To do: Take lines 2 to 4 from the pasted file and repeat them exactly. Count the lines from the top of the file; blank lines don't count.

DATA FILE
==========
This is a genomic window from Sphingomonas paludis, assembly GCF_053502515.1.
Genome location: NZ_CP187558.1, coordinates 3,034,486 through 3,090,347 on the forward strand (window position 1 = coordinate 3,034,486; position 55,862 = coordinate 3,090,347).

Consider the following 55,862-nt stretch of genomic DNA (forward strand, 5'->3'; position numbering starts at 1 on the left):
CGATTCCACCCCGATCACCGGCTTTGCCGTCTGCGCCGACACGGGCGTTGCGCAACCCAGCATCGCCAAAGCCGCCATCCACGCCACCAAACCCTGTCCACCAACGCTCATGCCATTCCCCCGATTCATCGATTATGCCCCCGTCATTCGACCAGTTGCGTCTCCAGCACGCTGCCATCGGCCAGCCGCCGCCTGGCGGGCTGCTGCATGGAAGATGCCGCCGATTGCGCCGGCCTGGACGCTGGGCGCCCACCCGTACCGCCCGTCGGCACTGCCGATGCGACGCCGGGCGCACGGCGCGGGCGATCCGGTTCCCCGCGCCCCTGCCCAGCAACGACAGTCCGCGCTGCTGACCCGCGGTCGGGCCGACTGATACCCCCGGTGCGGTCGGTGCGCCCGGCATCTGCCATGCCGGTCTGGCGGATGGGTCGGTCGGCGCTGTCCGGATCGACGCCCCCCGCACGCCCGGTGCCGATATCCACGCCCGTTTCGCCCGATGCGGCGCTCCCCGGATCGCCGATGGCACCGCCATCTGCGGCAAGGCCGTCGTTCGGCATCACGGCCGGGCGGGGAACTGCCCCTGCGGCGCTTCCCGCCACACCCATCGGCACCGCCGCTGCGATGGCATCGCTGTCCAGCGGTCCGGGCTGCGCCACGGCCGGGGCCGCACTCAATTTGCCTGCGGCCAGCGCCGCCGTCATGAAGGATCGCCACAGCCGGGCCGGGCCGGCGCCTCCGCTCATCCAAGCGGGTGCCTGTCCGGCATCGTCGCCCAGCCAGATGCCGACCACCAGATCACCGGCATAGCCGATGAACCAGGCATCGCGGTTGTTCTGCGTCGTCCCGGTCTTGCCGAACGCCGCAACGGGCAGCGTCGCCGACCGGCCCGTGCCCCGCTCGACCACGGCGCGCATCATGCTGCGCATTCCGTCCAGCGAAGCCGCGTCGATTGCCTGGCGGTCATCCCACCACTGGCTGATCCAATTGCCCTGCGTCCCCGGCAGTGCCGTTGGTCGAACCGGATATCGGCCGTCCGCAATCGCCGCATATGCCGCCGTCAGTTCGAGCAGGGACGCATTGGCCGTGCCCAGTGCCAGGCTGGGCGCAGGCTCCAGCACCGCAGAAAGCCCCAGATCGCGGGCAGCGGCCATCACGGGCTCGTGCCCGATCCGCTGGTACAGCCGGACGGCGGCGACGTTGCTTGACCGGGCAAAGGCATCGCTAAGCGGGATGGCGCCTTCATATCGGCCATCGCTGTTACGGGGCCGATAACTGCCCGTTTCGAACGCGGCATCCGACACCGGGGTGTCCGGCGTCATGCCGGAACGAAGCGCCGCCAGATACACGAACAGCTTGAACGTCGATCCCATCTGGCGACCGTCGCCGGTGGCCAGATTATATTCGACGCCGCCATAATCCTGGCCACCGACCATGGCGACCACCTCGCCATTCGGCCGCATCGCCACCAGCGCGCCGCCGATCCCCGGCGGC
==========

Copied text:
Genome location: NZ_CP187558.1, coordinates 3,034,486 through 3,090,347 on the forward strand (window position 1 = coordinate 3,034,486; position 55,862 = coordinate 3,090,347).

Consider the following 55,862-nt stretch of genomic DNA (forward strand, 5'->3'; position numbering starts at 1 on the left):
CGATTCCACCCCGATCACCGGCTTTGCCGTCTGCGCCGACACGGGCGTTGCGCAACCCAGCATCGCCAAAGCCGCCATCCACGCCACCAAACCCTGTCCACCAACGCTCATGCCATTCCCCCGATTCATCGATTATGCCCCCGTCATTCGACCAGTTGCGTCTCCAGCACGCTGCCATCGGCCAGCCGCCGCCTGGCGGGCTGCTGCATGGAAGATGCCGCCGATTGCGCCGGCCTGGACGCTGGGCGCCCACCCGTACCGCCCGTCGGCACTGCCGATGCGACGCCGGGCGCACGGCGCGGGCGATCCGGTTCCCCGCGCCCCTGCCCAGCAACGACAGTCCGCGCTGCTGACCCGCGGTCGGGCCGACTGATACCCCCGGTGCGGTCGGTGCGCCCGGCATCTGCCATGCCGGTCTGGCGGATGGGTCGGTCGGCGCTGTCCGGATCGACGCCCCCCGCACGCCCGGTGCCGATATCCACGCCCGTTTCGCCCGATGCGGCGCTCCCCGGATCGCCGATGGCACCGCCATCTGCGGCAAGGCCGTCGTTCGGCATCACGGCCGGGCGGGGAACTGCCCCTGCGGCGCTTCCCGCCACACCCATCGGCACCGCCGCTGCGATGGCATCGCTGTCCAGCGGTCCGGGCTGCGCCACGGCCGGGGCCGCACTCAATTTGCCTGCGGCCAGCGCCGCCGTCATGAAGGATCGCCACAGCCGGGCCGGGCCGGCGCCTCCGCTCATCCAAGCGGGTGCCTGTCCGGCATCGTCGCCCAGCCAGATGCCGACCACCAGATCACCGGCATAGCCGATGAACCAGGCATCGCGGTTGTTCTGCGTCGTCCCGGTCTTGCCGAACGCCGCAACGGGCAGCGTCGCCGACCGGCCCGTGCCCCGCTCGACCACGGCGCGCATCATGCTGCGCATTCCGTCCAGCGAAGCCGCGTCGATTGCCTGGCGGTCATCCCACCACTGGCTGATCCAATTGCCCTGCGTCCCCGGCAGTGCCGTTGGTCGAACCGGATATCGGCCGTCCGCAATCGCCGCATATGCCGCCGTCAGTTCGAGCAGGGACGCATTGGCCGTGCCCAGTGCCAGGCTGGGCGCAGGCTCCAGCACCGCAGAAAGCCCCAGATCGCGGGCAGCGGCCATCACGGGCTCGTGCCCGATCCGCTGGTACAGCCGGACGGCGGCGACGTTGCTTGACCGGGCAAAGGCATCGCTAAGCGGGATGGCGCCTTCATATCGGCCATCGCTGTTACGGGGCCGATAACTGCCCGTTTCGAACGCGGCATCCGACACCGGGGTGTCCGGCGTCATGCCGGAACGAAGCGCCGCCAGATACACGAACAGCTTGAACGTCGATCCCATCTGGCGACCGTCGCCGGTGGCCAGATTATATTCGACGCCGCCATAATCCTGGCCACCGACCATGGCGACCACCTCGCCATTCGGCCGCATCGCCACCAGCGCGCCGCCGATCCCCGGCGGC